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Sunday, January 29, 2006

Citizen media project

Participatory Journalism: The BBC declares 2005 "The year of the digital citizen," in a wrap up of how everyday people contributed to reporting on major events via "gadgets with greater capacity to record, store and share content." From the Southeast Asian tsunami, to the London bombings and most recently the UK's Buncefield oil fires, the mainstream media integrated material "produced" by eye-witnesses into their reporting, a trend the BBC article says will evolve further in 2006 because "Clearly there is an appetite to be involved with the production of news- the capturing of moments that have left their indelible watermark on history, big or small."
The Beeb quotes citizen journalism pioneer Dan Gillmor: "We need a thriving media and journalism ecosystem. We need what big institutions do so well, but we also need the bottom-up - or, more accurately, edge-in - knowledge and ideas of what I've called the 'former audience' that has become a vital part of the system."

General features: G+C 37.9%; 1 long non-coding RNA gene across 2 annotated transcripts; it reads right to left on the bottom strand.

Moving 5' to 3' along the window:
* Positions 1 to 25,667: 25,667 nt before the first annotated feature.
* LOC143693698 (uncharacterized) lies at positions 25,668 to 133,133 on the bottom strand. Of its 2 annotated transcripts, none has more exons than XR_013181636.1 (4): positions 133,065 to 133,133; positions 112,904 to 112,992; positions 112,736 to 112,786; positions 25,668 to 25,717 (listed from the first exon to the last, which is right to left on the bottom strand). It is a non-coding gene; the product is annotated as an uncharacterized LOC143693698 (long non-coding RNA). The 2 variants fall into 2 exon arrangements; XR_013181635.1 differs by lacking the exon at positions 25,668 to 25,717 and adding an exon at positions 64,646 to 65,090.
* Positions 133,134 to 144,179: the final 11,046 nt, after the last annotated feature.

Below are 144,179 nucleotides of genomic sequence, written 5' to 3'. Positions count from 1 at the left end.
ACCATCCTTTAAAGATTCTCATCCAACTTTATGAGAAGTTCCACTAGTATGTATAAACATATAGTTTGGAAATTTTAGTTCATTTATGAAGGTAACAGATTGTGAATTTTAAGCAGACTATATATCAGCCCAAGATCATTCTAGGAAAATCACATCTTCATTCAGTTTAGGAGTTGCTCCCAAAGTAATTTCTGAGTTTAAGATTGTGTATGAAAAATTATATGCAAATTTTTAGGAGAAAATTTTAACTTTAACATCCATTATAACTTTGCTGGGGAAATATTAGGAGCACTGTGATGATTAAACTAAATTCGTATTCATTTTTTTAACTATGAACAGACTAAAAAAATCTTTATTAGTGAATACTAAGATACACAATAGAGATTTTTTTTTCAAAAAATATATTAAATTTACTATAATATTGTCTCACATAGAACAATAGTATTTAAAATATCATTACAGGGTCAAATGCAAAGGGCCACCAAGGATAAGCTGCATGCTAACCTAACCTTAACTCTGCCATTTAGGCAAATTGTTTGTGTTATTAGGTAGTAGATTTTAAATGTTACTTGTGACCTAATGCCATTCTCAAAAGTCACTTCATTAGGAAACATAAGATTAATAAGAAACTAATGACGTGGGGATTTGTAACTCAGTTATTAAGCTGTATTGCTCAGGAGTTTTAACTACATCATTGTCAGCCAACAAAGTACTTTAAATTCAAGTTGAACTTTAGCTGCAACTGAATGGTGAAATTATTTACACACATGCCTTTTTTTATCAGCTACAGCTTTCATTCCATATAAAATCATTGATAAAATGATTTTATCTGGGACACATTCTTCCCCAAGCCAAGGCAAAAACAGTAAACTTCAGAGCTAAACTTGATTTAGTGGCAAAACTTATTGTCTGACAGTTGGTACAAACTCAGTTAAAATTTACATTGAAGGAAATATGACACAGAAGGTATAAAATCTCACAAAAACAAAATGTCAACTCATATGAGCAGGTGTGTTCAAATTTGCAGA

Podcasting: Andy Bowers at Slate magazine asks "what the medium of podcasting really is. An outlet for new talent? An outlet for the painfully untalented? A real threat to traditional broadcasting? A promotional tool for mega-corporations? The biggest waste of bandwidth yet created?"
It may be the word of the year, but it seems that many media organizations are jumping on the podcasting bandwagon without really knowing what the value of the medium is nor, more importantly, how to monetize it. But with several new media companies working on these problems accompanied with the simplicity of creating a podcast, 2006 could be the year that newspapers find a way to make turning print into audio profitable.

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